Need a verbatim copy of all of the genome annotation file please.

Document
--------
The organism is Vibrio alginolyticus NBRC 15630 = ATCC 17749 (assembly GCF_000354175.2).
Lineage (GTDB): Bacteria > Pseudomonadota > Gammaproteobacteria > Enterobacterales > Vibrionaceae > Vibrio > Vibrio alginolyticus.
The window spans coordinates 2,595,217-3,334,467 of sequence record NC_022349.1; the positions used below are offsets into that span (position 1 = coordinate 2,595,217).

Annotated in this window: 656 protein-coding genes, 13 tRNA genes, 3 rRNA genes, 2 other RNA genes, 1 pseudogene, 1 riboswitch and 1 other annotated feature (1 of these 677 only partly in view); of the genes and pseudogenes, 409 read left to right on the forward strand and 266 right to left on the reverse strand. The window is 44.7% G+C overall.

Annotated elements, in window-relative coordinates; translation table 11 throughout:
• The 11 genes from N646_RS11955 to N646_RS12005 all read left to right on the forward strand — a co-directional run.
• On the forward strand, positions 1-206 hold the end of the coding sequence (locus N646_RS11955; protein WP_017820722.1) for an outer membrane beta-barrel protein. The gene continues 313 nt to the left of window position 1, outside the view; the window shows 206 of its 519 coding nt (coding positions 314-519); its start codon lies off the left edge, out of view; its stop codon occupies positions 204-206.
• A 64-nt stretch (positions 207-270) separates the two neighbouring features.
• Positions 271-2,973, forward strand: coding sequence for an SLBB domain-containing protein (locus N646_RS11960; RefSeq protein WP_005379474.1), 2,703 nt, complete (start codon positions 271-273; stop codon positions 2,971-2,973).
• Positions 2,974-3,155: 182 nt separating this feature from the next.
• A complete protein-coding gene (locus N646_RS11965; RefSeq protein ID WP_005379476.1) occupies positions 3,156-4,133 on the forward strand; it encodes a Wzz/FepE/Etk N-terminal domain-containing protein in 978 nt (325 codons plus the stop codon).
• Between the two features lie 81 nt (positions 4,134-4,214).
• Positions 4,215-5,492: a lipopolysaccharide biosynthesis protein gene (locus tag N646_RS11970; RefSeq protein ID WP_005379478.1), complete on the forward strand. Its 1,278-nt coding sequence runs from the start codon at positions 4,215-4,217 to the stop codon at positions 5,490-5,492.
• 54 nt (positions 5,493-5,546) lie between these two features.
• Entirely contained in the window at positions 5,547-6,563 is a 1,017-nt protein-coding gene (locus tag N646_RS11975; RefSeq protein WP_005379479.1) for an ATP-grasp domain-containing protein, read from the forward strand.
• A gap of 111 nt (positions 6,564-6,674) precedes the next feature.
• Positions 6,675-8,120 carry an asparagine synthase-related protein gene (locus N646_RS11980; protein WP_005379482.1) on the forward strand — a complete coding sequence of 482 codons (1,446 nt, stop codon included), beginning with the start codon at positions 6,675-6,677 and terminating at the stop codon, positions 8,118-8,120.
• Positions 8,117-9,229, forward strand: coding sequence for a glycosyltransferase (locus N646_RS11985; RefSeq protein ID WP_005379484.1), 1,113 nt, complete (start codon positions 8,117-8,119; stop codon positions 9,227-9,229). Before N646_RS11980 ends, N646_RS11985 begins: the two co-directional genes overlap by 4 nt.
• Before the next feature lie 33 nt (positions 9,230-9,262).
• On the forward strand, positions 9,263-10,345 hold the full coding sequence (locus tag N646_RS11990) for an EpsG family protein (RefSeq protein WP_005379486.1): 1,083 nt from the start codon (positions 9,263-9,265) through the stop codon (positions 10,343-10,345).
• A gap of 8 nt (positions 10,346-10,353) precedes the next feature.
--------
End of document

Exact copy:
The organism is Vibrio alginolyticus NBRC 15630 = ATCC 17749 (assembly GCF_000354175.2).
Lineage (GTDB): Bacteria > Pseudomonadota > Gammaproteobacteria > Enterobacterales > Vibrionaceae > Vibrio > Vibrio alginolyticus.
The window spans coordinates 2,595,217-3,334,467 of sequence record NC_022349.1; the positions used below are offsets into that span (position 1 = coordinate 2,595,217).

Annotated in this window: 656 protein-coding genes, 13 tRNA genes, 3 rRNA genes, 2 other RNA genes, 1 pseudogene, 1 riboswitch and 1 other annotated feature (1 of these 677 only partly in view); of the genes and pseudogenes, 409 read left to right on the forward strand and 266 right to left on the reverse strand. The window is 44.7% G+C overall.

Annotated elements, in window-relative coordinates; translation table 11 throughout:
• The 11 genes from N646_RS11955 to N646_RS12005 all read left to right on the forward strand — a co-directional run.
• On the forward strand, positions 1-206 hold the end of the coding sequence (locus N646_RS11955; protein WP_017820722.1) for an outer membrane beta-barrel protein. The gene continues 313 nt to the left of window position 1, outside the view; the window shows 206 of its 519 coding nt (coding positions 314-519); its start codon lies off the left edge, out of view; its stop codon occupies positions 204-206.
• A 64-nt stretch (positions 207-270) separates the two neighbouring features.
• Positions 271-2,973, forward strand: coding sequence for an SLBB domain-containing protein (locus N646_RS11960; RefSeq protein WP_005379474.1), 2,703 nt, complete (start codon positions 271-273; stop codon positions 2,971-2,973).
• Positions 2,974-3,155: 182 nt separating this feature from the next.
• A complete protein-coding gene (locus N646_RS11965; RefSeq protein ID WP_005379476.1) occupies positions 3,156-4,133 on the forward strand; it encodes a Wzz/FepE/Etk N-terminal domain-containing protein in 978 nt (325 codons plus the stop codon).
• Between the two features lie 81 nt (positions 4,134-4,214).
• Positions 4,215-5,492: a lipopolysaccharide biosynthesis protein gene (locus tag N646_RS11970; RefSeq protein ID WP_005379478.1), complete on the forward strand. Its 1,278-nt coding sequence runs from the start codon at positions 4,215-4,217 to the stop codon at positions 5,490-5,492.
• 54 nt (positions 5,493-5,546) lie between these two features.
• Entirely contained in the window at positions 5,547-6,563 is a 1,017-nt protein-coding gene (locus tag N646_RS11975; RefSeq protein WP_005379479.1) for an ATP-grasp domain-containing protein, read from the forward strand.
• A gap of 111 nt (positions 6,564-6,674) precedes the next feature.
• Positions 6,675-8,120 carry an asparagine synthase-related protein gene (locus N646_RS11980; protein WP_005379482.1) on the forward strand — a complete coding sequence of 482 codons (1,446 nt, stop codon included), beginning with the start codon at positions 6,675-6,677 and terminating at the stop codon, positions 8,118-8,120.
• Positions 8,117-9,229, forward strand: coding sequence for a glycosyltransferase (locus N646_RS11985; RefSeq protein ID WP_005379484.1), 1,113 nt, complete (start codon positions 8,117-8,119; stop codon positions 9,227-9,229). Before N646_RS11980 ends, N646_RS11985 begins: the two co-directional genes overlap by 4 nt.
• Before the next feature lie 33 nt (positions 9,230-9,262).
• On the forward strand, positions 9,263-10,345 hold the full coding sequence (locus tag N646_RS11990) for an EpsG family protein (RefSeq protein WP_005379486.1): 1,083 nt from the start codon (positions 9,263-9,265) through the stop codon (positions 10,343-10,345).
• A gap of 8 nt (positions 10,346-10,353) precedes the next feature.